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Read More About: iPhone

A 300-page iPhone Bill?

iPhone owners rail at AT&T for paper waste with overly detailed bills.

Gregg Keizer, Computerworld

Thursday, August 16, 2007 2:00 PM PDT
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Phone owners getting their first AT&T wireless bills have been posting videos and complaining on message forums about bills as thick as Moby Dick that detail every call, every text message, every moment spent on the EDGE network.

AT&T Inc. acknowledged that by default, customers receive these detailed paper bills, but said users can switch to a much shorter summary, or do away with paper entirely, at any time.

One blogger, in fact, is in the middle of her 15 minutes of fame after posting a video that shows her unwrapping a 300-page AT&T bill.

Justine Ezarik, a graphic designer from Pittsburgh, Penn., posted the one-minute video on her blog; it was uploaded to YouTube, where as of mid-day Thursday, it's been viewed more than 200,000 times. "I finally got my first bill from AT&T in a cardboard box containing 300 pages," she wrote in a blog posting. "Apparently, they give you a detailed transaction of every text message sent and received. Completely unnecessary."

Other new owners of the already-iconic iPhone have voiced similar gripes on Apple Inc.'s own support message forums. One user, identified as "macsgalore," said the first AT&T bill ran 125 pages, then later in the thread compared Apple's and its wireless partner's design sense. "On the one hand you have the most elegant, best designed, artistic, and SIMPLE iPhone," macsgalore wrote. "On the other hand, you have a 1/2-inch stack of paper that looks like phone bills did in the 1970s. It's just an amazing contrast! I laughed when I opened the bill."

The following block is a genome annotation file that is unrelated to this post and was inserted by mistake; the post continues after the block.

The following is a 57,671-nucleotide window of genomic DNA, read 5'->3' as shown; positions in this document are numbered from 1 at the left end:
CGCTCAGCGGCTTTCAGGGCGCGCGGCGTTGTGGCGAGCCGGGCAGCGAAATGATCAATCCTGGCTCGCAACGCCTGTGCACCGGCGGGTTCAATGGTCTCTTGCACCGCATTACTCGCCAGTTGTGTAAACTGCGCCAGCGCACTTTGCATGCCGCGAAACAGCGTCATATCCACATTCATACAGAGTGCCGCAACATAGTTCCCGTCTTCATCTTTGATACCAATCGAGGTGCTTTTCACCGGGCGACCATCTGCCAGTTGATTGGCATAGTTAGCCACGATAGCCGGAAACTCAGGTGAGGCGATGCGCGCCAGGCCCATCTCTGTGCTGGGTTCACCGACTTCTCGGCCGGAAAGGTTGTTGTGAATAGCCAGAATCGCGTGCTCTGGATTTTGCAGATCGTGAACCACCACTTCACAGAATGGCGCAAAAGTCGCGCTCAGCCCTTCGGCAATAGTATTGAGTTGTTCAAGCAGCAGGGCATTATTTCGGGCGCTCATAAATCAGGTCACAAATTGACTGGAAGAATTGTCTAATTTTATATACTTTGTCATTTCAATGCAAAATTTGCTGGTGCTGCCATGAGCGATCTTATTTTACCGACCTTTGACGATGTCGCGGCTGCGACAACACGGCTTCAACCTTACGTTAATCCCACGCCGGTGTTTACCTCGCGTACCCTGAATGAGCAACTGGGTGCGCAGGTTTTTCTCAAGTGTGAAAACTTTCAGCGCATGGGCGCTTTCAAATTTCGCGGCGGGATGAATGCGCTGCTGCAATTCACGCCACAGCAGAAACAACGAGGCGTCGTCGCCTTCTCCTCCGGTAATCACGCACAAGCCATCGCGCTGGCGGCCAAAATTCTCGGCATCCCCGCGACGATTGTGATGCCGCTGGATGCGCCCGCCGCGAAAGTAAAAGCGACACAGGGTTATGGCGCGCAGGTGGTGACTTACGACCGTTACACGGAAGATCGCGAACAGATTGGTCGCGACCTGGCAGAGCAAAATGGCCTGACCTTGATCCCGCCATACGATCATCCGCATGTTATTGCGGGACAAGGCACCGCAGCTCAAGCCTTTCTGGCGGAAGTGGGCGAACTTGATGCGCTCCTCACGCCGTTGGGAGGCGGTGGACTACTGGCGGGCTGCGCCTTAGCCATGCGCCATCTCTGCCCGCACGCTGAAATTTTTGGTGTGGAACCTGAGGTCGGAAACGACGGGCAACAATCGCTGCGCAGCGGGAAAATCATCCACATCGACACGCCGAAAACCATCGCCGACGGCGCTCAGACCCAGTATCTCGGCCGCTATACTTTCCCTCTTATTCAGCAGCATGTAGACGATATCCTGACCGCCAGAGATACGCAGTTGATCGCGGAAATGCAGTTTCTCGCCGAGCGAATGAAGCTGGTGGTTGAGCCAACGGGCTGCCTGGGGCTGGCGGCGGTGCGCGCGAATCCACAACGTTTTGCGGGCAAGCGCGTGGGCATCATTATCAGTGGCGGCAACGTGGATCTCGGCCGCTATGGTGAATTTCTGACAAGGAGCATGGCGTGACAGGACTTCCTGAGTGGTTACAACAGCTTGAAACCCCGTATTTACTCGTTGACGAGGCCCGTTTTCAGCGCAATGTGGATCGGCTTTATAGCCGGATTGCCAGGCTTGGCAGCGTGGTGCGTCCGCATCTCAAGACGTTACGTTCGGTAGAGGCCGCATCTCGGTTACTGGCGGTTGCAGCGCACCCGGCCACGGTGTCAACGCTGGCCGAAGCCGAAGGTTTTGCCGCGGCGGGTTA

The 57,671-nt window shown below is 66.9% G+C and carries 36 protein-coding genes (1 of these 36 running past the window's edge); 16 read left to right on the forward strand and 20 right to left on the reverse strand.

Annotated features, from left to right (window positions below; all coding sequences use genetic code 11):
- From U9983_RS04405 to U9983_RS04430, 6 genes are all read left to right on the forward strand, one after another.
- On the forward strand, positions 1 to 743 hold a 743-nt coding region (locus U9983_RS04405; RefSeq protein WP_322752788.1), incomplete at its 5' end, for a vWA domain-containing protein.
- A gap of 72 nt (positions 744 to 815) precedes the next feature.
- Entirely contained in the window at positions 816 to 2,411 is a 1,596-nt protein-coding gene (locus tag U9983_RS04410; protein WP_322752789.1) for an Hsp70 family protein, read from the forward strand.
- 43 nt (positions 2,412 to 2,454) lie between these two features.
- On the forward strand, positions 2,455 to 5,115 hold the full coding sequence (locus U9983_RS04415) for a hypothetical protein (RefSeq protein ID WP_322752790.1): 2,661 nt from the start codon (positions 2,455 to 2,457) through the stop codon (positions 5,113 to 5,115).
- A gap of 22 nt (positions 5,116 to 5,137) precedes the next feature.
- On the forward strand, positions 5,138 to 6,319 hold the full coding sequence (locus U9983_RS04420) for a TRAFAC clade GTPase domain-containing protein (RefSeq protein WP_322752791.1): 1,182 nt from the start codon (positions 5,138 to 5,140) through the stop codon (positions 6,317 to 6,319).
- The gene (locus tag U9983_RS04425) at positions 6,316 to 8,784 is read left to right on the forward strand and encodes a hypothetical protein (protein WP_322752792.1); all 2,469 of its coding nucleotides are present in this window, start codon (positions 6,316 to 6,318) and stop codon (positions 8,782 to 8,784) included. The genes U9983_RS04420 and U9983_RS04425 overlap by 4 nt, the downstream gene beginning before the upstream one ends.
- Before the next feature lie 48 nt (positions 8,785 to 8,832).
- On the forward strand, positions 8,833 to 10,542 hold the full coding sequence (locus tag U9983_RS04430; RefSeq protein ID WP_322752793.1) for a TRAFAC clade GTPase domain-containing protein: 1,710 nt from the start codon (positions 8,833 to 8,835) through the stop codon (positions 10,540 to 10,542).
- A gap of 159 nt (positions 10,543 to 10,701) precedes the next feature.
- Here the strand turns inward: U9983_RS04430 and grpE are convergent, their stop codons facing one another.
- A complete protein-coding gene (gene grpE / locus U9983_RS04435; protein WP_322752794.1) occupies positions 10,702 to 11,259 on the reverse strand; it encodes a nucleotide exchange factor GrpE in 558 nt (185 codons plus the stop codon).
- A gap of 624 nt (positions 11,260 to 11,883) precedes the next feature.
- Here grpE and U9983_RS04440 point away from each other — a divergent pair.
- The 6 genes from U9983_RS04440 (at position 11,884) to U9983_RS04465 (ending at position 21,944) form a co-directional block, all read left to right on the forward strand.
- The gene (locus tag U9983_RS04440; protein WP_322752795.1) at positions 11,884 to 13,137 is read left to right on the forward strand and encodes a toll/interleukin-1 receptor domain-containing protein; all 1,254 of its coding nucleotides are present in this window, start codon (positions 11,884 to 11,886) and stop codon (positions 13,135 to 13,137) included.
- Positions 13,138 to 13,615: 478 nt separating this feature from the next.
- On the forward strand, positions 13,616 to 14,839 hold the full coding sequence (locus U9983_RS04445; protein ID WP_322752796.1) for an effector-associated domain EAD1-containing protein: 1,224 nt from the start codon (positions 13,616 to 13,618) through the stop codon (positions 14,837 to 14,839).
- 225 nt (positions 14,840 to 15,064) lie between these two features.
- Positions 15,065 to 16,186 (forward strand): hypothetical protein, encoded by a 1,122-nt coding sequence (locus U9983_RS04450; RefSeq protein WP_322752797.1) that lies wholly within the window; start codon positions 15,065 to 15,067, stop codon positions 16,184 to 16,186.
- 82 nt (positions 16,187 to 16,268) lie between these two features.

Writers on Ars Technica were among the first to note the sheer size of the AT&T bills. In a post last weekend, one blogger said his bill was 34 pages long, a colleagues' 52 pages, with printing on both sides. "What gives?" asked Ben Kuchera.

It doesn't have to be that way, says AT&T.

"We can always give people a summary bill," said AT&T spokesman Mark Siegel. "It's little more than what you owe this month. And there's always the online option, too, which means you never get a paper bill."

AT&T subscribers who want to change from the default detailed paper bill to the paper-based summary or the online bill can do so, added Siegel, by calling customer service or tapping into their account from the AT&T Web site.

An e-mail message purportedly written by an AT&T call center worker claims that the company has recently changed the default for new customers from the detailed paper bill to the summary. But Siegel denied that AT&T's made the change. "The default is to get the detailed bill, he said. "That's where things are now, but that's not to say they'll stay that way."

"If they're sending this to everyone who sends a lot of text messages, and uses their iPhone extensively, this is a lot of waste," said Ezarik in a television interview. During the interview, she also estimated her text messaging volume at 30,000 to 35,000 message per month.

"In our business, that's what we call a lot of text messages," said Siegel.

For more enterprise computing news, visit Computerworld. Story copyright © 2007 Computerworld Inc. All rights reserved.

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